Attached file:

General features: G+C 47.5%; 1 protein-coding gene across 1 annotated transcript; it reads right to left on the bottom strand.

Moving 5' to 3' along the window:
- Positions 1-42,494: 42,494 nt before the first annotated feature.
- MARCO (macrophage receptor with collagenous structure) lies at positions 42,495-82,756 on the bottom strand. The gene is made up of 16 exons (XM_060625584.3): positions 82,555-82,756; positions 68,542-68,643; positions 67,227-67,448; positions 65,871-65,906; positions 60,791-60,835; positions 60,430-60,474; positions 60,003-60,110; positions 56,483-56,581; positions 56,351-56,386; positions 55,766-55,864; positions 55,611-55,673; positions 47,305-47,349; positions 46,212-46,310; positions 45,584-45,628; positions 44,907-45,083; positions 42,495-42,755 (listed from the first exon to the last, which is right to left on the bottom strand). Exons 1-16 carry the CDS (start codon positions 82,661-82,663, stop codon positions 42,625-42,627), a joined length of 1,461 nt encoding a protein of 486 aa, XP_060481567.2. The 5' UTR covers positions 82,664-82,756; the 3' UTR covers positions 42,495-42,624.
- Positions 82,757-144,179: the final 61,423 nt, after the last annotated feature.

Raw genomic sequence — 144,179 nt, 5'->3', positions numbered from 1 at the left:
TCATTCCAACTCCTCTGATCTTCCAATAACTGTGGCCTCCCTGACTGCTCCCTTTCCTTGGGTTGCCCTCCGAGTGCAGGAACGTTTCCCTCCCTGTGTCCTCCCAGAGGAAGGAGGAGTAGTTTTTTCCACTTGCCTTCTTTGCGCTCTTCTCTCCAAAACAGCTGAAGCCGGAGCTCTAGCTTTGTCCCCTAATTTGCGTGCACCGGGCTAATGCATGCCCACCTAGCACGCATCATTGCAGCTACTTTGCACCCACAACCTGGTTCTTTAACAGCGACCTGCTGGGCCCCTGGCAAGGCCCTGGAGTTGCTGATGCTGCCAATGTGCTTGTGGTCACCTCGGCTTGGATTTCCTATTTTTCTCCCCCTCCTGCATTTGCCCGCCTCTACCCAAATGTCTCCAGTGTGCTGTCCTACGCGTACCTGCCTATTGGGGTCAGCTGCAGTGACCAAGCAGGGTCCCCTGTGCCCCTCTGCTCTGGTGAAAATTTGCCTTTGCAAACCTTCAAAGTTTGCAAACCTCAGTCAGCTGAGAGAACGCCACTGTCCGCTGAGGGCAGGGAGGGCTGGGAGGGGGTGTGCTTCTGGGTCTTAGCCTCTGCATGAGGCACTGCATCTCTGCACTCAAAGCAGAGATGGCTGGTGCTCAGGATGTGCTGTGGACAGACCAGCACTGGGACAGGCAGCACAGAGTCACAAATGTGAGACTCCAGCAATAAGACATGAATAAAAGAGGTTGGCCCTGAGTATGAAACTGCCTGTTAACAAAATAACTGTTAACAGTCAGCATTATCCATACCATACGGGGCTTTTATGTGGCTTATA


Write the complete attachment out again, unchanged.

General features: G+C 47.5%; 1 protein-coding gene across 1 annotated transcript; it reads right to left on the bottom strand.

Moving 5' to 3' along the window:
- Positions 1-42,494: 42,494 nt before the first annotated feature.
- MARCO (macrophage receptor with collagenous structure) lies at positions 42,495-82,756 on the bottom strand. The gene is made up of 16 exons (XM_060625584.3): positions 82,555-82,756; positions 68,542-68,643; positions 67,227-67,448; positions 65,871-65,906; positions 60,791-60,835; positions 60,430-60,474; positions 60,003-60,110; positions 56,483-56,581; positions 56,351-56,386; positions 55,766-55,864; positions 55,611-55,673; positions 47,305-47,349; positions 46,212-46,310; positions 45,584-45,628; positions 44,907-45,083; positions 42,495-42,755 (listed from the first exon to the last, which is right to left on the bottom strand). Exons 1-16 carry the CDS (start codon positions 82,661-82,663, stop codon positions 42,625-42,627), a joined length of 1,461 nt encoding a protein of 486 aa, XP_060481567.2. The 5' UTR covers positions 82,664-82,756; the 3' UTR covers positions 42,495-42,624.
- Positions 82,757-144,179: the final 61,423 nt, after the last annotated feature.

Raw genomic sequence — 144,179 nt, 5'->3', positions numbered from 1 at the left:
TCATTCCAACTCCTCTGATCTTCCAATAACTGTGGCCTCCCTGACTGCTCCCTTTCCTTGGGTTGCCCTCCGAGTGCAGGAACGTTTCCCTCCCTGTGTCCTCCCAGAGGAAGGAGGAGTAGTTTTTTCCACTTGCCTTCTTTGCGCTCTTCTCTCCAAAACAGCTGAAGCCGGAGCTCTAGCTTTGTCCCCTAATTTGCGTGCACCGGGCTAATGCATGCCCACCTAGCACGCATCATTGCAGCTACTTTGCACCCACAACCTGGTTCTTTAACAGCGACCTGCTGGGCCCCTGGCAAGGCCCTGGAGTTGCTGATGCTGCCAATGTGCTTGTGGTCACCTCGGCTTGGATTTCCTATTTTTCTCCCCCTCCTGCATTTGCCCGCCTCTACCCAAATGTCTCCAGTGTGCTGTCCTACGCGTACCTGCCTATTGGGGTCAGCTGCAGTGACCAAGCAGGGTCCCCTGTGCCCCTCTGCTCTGGTGAAAATTTGCCTTTGCAAACCTTCAAAGTTTGCAAACCTCAGTCAGCTGAGAGAACGCCACTGTCCGCTGAGGGCAGGGAGGGCTGGGAGGGGGTGTGCTTCTGGGTCTTAGCCTCTGCATGAGGCACTGCATCTCTGCACTCAAAGCAGAGATGGCTGGTGCTCAGGATGTGCTGTGGACAGACCAGCACTGGGACAGGCAGCACAGAGTCACAAATGTGAGACTCCAGCAATAAGACATGAATAAAAGAGGTTGGCCCTGAGTATGAAACTGCCTGTTAACAAAATAACTGTTAACAGTCAGCATTATCCATACCATACGGGGCTTTTATGTGGCTTATA